Citrus Aurantifolia (Lime) Oil (EWG 1-3) is a volatile oil obtained from Citrus aurantifolia. It is used as a fragrance ingredient, cleansing, hair conditioning, masking, skin conditioning, and tonic. As every citrus essential oil, Lime oil is non-toxic, non-mutagenic, and non-carcinogenic, pregnancy-safe and “does not alter the maternal reproductive outcome“ and has strong anti-inflammatory properties. Distilled lime oil wasn’t found irritating nor sensitizing to volunteers when tested at 15 and 100% concentration, and the same goes for the expressed lime oil. At the same time, in one study, Aurantifolia lime EO causes potential toxic and myelotoxic effects when tested in mice due to high citral levels, however, it was tested through oral contact.
According to one research, the skin sensitization issue is possible only is the oil is old or oxidized. The distilled oils are not phototoxic, while the expressed oils carry a low to moderate risk of phototoxicity. If expressed EO lime oil is applied to the skin in doses higher the maximum dermal use level, avoid sunlight exposure for at least 12h.
Finally, FDA recognized Lime oil as GRAS, CIR Panel concluded in their 2014 report that a number of citrus-derived oils, including lime oil, is safe for use in both rinse-off and leave-on cosmetic products when formulated to be non-sensitizing and non-irritating, provided that leave-on products do not contain more than 0.0015% (15 ppm) 5-methoxypsoralen (5-MOP).
Cananga Odorata Flower Oil (EWG 1-3), also known as Ylang Ylang Essential Oil, is an oil obtained from the flowers of the ylang-ylang tree Cananga odorata. It is used as a fragrance ingredient and masking. Ylang Ylang oil is known for its benefits, however, there is evidence of skin irritation when used daily at high concentrations. FDA, in their turn, considers Ylan Ylang Essential Oil as “designated as safe for general or specific, limited use in food“.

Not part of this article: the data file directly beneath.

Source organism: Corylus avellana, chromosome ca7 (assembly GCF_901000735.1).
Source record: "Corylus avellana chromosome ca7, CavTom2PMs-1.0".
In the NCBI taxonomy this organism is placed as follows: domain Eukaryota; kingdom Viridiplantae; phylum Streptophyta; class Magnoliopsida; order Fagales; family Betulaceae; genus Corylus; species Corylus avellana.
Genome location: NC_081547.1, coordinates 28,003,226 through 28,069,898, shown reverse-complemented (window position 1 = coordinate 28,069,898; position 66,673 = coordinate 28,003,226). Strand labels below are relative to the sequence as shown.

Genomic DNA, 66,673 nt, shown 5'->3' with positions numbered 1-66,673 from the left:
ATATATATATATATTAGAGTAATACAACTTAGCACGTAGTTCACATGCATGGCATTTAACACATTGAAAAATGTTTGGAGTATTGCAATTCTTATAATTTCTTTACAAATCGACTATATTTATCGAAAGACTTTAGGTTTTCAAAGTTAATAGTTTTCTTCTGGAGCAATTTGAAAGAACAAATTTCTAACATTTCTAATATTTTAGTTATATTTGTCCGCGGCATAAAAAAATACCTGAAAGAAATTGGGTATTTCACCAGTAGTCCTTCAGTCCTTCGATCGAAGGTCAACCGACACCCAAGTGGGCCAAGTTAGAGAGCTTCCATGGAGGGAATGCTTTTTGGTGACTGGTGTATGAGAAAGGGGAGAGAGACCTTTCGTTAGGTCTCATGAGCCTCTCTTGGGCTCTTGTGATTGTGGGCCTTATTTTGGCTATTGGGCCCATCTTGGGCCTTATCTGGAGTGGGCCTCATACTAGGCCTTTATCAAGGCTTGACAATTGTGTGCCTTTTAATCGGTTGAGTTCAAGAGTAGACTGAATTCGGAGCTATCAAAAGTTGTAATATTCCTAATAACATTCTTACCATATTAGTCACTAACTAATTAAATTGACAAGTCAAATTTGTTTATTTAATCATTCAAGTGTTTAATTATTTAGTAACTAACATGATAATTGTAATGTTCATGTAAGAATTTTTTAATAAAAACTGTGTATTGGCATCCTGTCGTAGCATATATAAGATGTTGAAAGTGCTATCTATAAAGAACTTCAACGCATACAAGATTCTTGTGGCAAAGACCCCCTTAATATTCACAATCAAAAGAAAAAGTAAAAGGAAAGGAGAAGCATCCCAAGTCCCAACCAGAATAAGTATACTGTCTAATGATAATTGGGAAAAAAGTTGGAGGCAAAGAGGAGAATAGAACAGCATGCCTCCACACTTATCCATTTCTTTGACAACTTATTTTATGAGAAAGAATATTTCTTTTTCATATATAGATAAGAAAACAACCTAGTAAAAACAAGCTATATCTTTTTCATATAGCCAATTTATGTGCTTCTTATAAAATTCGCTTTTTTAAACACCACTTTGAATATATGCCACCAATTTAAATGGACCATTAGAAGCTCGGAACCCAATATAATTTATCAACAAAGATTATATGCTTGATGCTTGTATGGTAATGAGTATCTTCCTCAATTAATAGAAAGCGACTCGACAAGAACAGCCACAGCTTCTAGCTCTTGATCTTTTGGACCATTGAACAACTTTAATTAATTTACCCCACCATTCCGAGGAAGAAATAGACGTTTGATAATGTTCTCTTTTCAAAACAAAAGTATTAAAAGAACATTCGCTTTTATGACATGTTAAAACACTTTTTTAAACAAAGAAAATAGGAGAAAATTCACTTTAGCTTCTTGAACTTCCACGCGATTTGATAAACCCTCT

Dimethicone (EWG 3) and Phenoxyethanol (EWG 4) are widely used condition agents and preservatives in cosmetics respectfully, without any risk of being cancerogenic or causing developmental or reproductive toxicity.
Ethylhexyl Methoxycinnamate (EWG 5) – commonly used chemical sunscreen ingredients, also known as Octanoxate. It can cause hormone disruption and there is evidence of penetration into body and mother’s milk. More details on sunscreens here.
Ethylhexyl Salicylate (EWG 1-3), also known as Octisalate, this is another chemical sunscreen ingredients. More details on sunscreens here.
Peg-20 Glyceryl Triisostearate (EWG 1-3) is a skin-conditioning agent – emollient, surfactant – emulsifying agent, emollient, and emulsifying. According to EWG, it has a non-reproductive organ system toxicity (low) and contamination concerns (high) with 1,4-Dioxane (EWG 5-8) and Ethylene oxide (EWG 8-10). The rating according to EWG varies from 1 to 3 depending on the usage. The non-reproductive system toxicity info, in particular, it’s being an irritant is based on an old research paper dated 1994. According to the latest research info dated 2015, it is not-sensitizing, non-cancerogenic, and non-bioaccumulative with a very low absorption rate. Moreover, currently, the FDA considers the ingredient as GRAS and according to CIR, PEG-20 is also considered safe for use in cosmetics. As for the potential contamination concern, it can be easily controlled through purification methods and measured by the manufacturer. If the product has a “Clean at Sephora” seal, you can be sure that the amount of 1,4 Dioxane in final formulas is very small. Check Clean at Sephora for more details on concentration.